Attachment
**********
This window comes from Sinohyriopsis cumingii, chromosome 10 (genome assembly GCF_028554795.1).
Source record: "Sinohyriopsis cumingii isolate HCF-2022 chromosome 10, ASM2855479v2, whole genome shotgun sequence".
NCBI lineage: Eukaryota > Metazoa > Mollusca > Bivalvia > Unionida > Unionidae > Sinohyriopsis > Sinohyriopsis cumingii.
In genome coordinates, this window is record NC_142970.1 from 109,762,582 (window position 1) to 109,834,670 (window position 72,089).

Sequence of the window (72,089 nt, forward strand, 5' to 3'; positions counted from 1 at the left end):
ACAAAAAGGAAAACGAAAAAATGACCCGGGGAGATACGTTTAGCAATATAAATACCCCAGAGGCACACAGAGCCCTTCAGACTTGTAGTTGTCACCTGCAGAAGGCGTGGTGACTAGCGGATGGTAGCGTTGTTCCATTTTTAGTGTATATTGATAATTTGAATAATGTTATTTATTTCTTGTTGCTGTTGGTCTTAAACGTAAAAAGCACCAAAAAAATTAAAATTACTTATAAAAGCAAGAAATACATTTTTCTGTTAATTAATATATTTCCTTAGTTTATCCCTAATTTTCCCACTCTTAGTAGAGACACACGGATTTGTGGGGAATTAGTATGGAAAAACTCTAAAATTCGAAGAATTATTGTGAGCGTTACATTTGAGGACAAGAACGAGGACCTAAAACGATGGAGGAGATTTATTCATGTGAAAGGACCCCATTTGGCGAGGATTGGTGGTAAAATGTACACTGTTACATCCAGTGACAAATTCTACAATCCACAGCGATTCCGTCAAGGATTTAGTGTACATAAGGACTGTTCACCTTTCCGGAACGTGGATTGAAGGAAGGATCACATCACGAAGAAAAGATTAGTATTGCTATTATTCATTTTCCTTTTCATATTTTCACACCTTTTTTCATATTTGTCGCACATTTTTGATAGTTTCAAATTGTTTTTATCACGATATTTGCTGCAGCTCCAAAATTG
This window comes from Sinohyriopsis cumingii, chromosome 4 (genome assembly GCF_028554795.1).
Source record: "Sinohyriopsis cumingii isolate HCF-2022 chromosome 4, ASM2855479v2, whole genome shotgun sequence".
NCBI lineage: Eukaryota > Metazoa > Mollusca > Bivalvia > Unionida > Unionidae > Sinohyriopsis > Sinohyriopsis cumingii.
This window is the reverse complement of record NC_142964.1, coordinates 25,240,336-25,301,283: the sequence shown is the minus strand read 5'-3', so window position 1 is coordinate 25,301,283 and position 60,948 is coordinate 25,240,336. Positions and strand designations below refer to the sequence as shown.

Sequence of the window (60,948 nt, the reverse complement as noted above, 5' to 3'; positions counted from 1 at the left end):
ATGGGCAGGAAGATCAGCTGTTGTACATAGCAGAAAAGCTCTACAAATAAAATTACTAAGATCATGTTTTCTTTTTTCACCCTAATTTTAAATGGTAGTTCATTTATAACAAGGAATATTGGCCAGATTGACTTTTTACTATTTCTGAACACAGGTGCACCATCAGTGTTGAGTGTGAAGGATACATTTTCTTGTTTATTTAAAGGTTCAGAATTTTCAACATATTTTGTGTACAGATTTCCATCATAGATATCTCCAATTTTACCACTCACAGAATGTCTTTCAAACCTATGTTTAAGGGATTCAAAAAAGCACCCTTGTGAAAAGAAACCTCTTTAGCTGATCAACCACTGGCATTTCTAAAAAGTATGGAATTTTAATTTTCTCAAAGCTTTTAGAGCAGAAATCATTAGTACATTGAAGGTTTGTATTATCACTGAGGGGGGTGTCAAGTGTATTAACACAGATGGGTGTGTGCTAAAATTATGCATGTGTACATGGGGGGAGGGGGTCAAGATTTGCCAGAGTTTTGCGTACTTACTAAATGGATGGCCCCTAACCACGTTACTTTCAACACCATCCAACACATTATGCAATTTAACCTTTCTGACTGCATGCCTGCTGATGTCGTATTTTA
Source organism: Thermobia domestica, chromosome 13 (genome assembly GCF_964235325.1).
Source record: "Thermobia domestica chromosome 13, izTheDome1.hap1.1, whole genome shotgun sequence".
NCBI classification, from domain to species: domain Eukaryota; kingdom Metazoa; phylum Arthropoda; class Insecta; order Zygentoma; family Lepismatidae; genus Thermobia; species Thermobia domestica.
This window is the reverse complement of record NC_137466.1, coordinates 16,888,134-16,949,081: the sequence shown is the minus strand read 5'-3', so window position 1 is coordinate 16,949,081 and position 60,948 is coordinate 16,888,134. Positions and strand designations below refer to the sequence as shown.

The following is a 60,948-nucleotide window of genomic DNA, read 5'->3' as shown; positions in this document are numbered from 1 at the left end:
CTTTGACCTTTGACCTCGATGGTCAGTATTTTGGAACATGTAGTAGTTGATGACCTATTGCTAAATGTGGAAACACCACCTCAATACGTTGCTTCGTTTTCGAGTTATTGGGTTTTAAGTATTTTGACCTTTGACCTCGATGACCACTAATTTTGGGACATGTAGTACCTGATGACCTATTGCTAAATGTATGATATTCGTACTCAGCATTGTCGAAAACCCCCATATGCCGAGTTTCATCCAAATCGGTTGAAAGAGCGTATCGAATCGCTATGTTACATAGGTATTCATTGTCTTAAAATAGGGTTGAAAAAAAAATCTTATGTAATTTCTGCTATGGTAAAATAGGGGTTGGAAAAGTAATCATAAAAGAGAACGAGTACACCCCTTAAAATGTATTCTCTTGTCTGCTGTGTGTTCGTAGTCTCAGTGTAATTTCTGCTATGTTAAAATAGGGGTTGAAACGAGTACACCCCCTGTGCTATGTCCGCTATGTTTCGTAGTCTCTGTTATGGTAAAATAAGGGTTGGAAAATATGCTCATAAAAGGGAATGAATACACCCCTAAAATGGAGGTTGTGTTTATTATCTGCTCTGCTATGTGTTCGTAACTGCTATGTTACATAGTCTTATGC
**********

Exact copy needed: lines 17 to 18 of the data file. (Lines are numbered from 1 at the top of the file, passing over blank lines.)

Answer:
The following is a 60,948-nucleotide window of genomic DNA, read 5'->3' as shown; positions in this document are numbered from 1 at the left end:
CTTTGACCTTTGACCTCGATGGTCAGTATTTTGGAACATGTAGTAGTTGATGACCTATTGCTAAATGTGGAAACACCACCTCAATACGTTGCTTCGTTTTCGAGTTATTGGGTTTTAAGTATTTTGACCTTTGACCTCGATGACCACTAATTTTGGGACATGTAGTACCTGATGACCTATTGCTAAATGTATGATATTCGTACTCAGCATTGTCGAAAACCCCCATATGCCGAGTTTCATCCAAATCGGTTGAAAGAGCGTATCGAATCGCTATGTTACATAGGTATTCATTGTCTTAAAATAGGGTTGAAAAAAAAATCTTATGTAATTTCTGCTATGGTAAAATAGGGGTTGGAAAAGTAATCATAAAAGAGAACGAGTACACCCCTTAAAATGTATTCTCTTGTCTGCTGTGTGTTCGTAGTCTCAGTGTAATTTCTGCTATGTTAAAATAGGGGTTGAAACGAGTACACCCCCTGTGCTATGTCCGCTATGTTTCGTAGTCTCTGTTATGGTAAAATAAGGGTTGGAAAATATGCTCATAAAAGGGAATGAATACACCCCTAAAATGGAGGTTGTGTTTATTATCTGCTCTGCTATGTGTTCGTAACTGCTATGTTACATAGTCTTATGC